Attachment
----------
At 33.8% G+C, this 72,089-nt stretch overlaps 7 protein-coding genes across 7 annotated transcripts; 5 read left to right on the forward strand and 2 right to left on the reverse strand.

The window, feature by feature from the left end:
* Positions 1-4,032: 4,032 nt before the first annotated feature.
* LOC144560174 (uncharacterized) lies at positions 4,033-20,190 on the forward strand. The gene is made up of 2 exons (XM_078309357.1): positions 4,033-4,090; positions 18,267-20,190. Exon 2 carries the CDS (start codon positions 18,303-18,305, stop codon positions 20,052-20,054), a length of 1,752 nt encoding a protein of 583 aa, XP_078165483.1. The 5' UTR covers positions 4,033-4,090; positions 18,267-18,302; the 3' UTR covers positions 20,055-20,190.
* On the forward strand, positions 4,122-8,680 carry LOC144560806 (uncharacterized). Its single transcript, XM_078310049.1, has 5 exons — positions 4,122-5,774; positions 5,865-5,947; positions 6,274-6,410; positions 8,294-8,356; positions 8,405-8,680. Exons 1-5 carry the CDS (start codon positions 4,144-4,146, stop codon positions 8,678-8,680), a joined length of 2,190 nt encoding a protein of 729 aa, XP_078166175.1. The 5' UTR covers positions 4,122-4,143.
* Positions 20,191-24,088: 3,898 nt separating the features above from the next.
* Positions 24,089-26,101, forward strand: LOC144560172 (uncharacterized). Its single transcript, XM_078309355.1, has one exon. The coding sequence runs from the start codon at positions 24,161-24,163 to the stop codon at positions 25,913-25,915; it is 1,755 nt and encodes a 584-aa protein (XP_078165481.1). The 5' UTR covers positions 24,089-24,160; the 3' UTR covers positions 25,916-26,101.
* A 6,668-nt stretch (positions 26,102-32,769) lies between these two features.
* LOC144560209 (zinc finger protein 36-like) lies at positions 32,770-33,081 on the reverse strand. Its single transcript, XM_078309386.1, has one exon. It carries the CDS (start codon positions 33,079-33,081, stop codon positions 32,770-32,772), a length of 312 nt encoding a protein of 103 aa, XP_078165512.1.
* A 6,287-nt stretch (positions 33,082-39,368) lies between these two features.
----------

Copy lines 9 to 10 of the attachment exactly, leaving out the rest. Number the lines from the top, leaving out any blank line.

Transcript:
* LOC144560209 (zinc finger protein 36-like) lies at positions 32,770-33,081 on the reverse strand. Its single transcript, XM_078309386.1, has one exon. It carries the CDS (start codon positions 33,079-33,081, stop codon positions 32,770-32,772), a length of 312 nt encoding a protein of 103 aa, XP_078165512.1.
* A 6,287-nt stretch (positions 33,082-39,368) lies between these two features.